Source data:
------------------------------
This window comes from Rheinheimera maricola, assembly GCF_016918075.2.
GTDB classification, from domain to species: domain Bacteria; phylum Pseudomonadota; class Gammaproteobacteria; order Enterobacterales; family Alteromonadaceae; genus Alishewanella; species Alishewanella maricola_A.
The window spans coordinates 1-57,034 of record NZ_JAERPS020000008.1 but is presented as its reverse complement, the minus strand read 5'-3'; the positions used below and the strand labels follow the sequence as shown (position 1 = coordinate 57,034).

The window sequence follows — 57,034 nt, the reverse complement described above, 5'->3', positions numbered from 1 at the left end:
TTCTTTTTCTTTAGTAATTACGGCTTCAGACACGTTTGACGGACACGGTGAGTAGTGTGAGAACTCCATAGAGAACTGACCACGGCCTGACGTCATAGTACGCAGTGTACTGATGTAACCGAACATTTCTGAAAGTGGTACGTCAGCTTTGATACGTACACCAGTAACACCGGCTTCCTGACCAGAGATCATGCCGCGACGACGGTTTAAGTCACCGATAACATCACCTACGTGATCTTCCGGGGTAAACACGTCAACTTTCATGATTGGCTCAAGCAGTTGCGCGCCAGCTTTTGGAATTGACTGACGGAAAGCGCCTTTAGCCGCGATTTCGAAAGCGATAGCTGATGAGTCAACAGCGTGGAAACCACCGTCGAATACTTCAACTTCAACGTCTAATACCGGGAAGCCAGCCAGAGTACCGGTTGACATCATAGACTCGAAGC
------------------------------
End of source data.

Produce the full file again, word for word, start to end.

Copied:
This window comes from Rheinheimera maricola, assembly GCF_016918075.2.
GTDB classification, from domain to species: domain Bacteria; phylum Pseudomonadota; class Gammaproteobacteria; order Enterobacterales; family Alteromonadaceae; genus Alishewanella; species Alishewanella maricola_A.
The window spans coordinates 1-57,034 of record NZ_JAERPS020000008.1 but is presented as its reverse complement, the minus strand read 5'-3'; the positions used below and the strand labels follow the sequence as shown (position 1 = coordinate 57,034).

The window sequence follows — 57,034 nt, the reverse complement described above, 5'->3', positions numbered from 1 at the left end:
TTCTTTTTCTTTAGTAATTACGGCTTCAGACACGTTTGACGGACACGGTGAGTAGTGTGAGAACTCCATAGAGAACTGACCACGGCCTGACGTCATAGTACGCAGTGTACTGATGTAACCGAACATTTCTGAAAGTGGTACGTCAGCTTTGATACGTACACCAGTAACACCGGCTTCCTGACCAGAGATCATGCCGCGACGACGGTTTAAGTCACCGATAACATCACCTACGTGATCTTCCGGGGTAAACACGTCAACTTTCATGATTGGCTCAAGCAGTTGCGCGCCAGCTTTTGGAATTGACTGACGGAAAGCGCCTTTAGCCGCGATTTCGAAAGCGATAGCTGATGAGTCAACAGCGTGGAAACCACCGTCGAATACTTCAACTTCAACGTCTAATACCGGGAAGCCAGCCAGAGTACCGGTTGACATCATAGACTCGAAGC